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Yippee! In honor of Poetry Month, Easter, and all things rabbity,
my free-verse picture book, To Rabbittown is now only 99 cents
on iTunes, Kindle, Nook--yippee! (Picture me jumping up and
down like an over-caffeinated kangaroo…)
Download the free Kindle for PC  if you don’t have an eReader.

And here are links to Poetry Month
in the Kidlitosphere–thanks, Jama!

Eli found Squirrel at the dog park.
Eli loves Squirrel.
Squirrel no longer squeaks. 
Eli removed Squirrel’s squeaker.
He couldn’t help himself.

Howdy, Campers and welcome to my 2012 Poem-A-Day Challenge!  Wowee–I can’t believe it’s here again!  This means I’ve been writing a poem a day since I took the challenge in April 2010.  Two. Whole. Years.  Over six hundred poems.

Ask any writer and I’ll bet 98% of us wonder if we deep-down really ARE writers.  Writing a poem a day has given me an amazing gift–I no longer doubt that I’m a writer.

This month, all the poems will be DOG POEMS, because the dog park is my new addiction.  So, let’s get on with the dog show–arf, arf!


April 28


by April Halprin Wayland

Freshman Dodger John Ely is pitching his 2nd game ever in the majors
sending those balls skidding past every one of the Brewers,
making them spin like tops,
no one gets on—
what a great dance.

I was at the first game Dodger great Don Sutton
pitched for them, April 14, 1966.
I finger that small slice of history in my pocket
and sometimes bring it out,
turn it over,
smell those Dodger dogs still.

“Call us after 8 pm” they told us, “to see if
this dog has been taken or is still available.”
So in the middle of the game at 8:01, I dial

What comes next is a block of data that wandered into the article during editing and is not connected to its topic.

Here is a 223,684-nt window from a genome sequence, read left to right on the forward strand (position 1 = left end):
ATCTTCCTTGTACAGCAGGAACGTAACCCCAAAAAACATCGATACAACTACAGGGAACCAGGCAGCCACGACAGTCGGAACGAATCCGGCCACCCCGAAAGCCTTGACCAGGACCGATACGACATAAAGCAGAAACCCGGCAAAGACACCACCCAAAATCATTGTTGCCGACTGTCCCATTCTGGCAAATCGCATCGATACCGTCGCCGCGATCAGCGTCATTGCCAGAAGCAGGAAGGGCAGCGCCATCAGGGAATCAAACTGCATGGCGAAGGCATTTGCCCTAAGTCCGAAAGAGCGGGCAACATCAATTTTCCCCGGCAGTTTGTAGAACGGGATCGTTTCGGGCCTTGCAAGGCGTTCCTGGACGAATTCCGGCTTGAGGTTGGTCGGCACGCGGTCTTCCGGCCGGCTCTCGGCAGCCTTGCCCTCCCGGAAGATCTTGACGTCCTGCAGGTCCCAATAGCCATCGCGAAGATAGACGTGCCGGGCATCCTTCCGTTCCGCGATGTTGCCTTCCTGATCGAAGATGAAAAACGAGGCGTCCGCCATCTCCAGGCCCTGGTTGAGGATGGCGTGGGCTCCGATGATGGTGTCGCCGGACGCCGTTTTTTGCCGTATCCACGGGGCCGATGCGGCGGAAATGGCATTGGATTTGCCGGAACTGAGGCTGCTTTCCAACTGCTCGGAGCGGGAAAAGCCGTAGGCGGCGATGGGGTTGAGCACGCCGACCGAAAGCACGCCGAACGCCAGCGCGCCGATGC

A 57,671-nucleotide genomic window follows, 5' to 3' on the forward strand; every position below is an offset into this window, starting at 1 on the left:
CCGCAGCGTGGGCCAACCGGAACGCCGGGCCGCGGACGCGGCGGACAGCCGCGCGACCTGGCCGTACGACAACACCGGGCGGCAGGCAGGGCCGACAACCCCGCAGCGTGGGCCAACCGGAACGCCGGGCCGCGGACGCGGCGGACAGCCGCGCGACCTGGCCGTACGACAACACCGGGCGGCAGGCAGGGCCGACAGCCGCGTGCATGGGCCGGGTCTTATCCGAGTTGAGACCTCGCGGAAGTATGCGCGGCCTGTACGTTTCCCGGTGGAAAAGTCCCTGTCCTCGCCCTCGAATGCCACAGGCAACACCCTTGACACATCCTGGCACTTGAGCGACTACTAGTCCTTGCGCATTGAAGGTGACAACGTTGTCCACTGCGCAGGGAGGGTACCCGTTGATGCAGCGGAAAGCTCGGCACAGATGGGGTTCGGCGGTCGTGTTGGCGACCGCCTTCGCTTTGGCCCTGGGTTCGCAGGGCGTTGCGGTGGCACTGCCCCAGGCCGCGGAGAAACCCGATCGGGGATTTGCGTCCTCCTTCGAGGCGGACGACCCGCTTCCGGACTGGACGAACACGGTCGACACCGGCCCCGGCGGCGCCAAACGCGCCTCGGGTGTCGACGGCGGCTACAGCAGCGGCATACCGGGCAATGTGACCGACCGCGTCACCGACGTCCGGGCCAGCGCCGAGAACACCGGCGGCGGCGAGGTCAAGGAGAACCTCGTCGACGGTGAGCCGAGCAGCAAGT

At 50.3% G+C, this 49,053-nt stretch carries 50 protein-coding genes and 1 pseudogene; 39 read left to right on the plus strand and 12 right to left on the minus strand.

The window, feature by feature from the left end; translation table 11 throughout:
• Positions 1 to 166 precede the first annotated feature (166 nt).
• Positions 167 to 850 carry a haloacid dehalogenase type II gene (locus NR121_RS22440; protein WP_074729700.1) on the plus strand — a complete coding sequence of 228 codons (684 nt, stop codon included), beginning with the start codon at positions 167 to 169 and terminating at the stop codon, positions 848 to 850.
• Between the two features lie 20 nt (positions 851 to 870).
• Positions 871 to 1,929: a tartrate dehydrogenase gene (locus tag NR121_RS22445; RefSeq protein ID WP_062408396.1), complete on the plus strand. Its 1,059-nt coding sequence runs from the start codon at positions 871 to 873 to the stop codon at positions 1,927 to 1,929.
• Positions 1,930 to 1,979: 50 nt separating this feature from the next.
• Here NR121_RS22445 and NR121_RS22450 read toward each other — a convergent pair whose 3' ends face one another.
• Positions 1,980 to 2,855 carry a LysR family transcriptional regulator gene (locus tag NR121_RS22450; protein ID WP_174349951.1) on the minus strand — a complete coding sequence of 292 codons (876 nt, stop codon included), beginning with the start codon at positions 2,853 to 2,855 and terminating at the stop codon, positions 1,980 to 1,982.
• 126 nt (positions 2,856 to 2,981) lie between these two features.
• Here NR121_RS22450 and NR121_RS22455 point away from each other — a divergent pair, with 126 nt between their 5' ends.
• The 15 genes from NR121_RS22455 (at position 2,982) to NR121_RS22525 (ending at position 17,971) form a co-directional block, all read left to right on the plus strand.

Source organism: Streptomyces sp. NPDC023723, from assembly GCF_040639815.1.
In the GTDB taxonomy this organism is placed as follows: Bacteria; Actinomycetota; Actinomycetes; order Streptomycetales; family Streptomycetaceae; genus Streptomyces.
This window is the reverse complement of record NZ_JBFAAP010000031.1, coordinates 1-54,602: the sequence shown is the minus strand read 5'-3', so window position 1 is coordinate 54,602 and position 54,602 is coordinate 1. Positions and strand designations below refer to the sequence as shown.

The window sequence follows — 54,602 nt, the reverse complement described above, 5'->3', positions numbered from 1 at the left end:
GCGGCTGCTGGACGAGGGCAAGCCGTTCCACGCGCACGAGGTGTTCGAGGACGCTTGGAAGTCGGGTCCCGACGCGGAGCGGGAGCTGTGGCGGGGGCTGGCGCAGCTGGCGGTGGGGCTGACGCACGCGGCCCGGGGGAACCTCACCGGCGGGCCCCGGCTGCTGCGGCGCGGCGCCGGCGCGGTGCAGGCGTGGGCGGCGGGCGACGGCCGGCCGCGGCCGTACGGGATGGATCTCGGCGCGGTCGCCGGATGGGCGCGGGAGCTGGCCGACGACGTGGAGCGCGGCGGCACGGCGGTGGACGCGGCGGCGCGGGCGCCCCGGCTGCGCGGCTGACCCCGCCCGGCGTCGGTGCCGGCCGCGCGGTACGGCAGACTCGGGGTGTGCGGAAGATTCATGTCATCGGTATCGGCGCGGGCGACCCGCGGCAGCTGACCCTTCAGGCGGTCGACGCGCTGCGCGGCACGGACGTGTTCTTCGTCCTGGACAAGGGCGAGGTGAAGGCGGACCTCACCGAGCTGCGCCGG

the Carson Animal Shelter,
Ely pitches another 1-2-3-and-they’re-out inning,
the crowd roars, and I can barely hear

“What? He IS?”

Colors vibrate all around:
the grass field is as green as Oz,
black sky, hot lights, red dirt,
our team’s white uniforms,
fans in Dodger Blue.

We leave before the game ends,
beating the traffic in the glint of night,
stars in the sky, we know we’re winning,
keeping those Brewskis at bay.

9pm, breezing down the 110 freeway,
we listen to the radio as the crowd gives young John Ely
a standing ovation;
then we toss out balls of our own:
or maybe just Dog.

We drive away from this small slice of history
and maybe…
maybe we’ll go to the shelter tomorrow morning at nine a.m. sharp
and maybe we’ll get that lanky, licky, sweet-eyed teen-aged dog
and maybe
just maybe
we’ll name him Ely.

Poetry Prompt: This is our dog’s adoption story.  We changed the spelling of his name, but this is why he’s named Eli.

It’s your turn. Whose birth story do you want to tell in a poem?  Do.

poem © 2012 April Halprin Wayland. All rights reserved


  1. alene weldon rice says:

    Dolley sent us your site, April, and we’ve been so enjoying your month of dog poems.
    We hate to see it coming to the end.
    Your work really is amazing.
    Thank you. -=Alene and Ed Rice=-

  2. April says:

    What a lovely treat to see you here! Thank you so much, Alene and Ed! Rest assured Dolley will keep sending you the dog poems I send her…at least the better ones!

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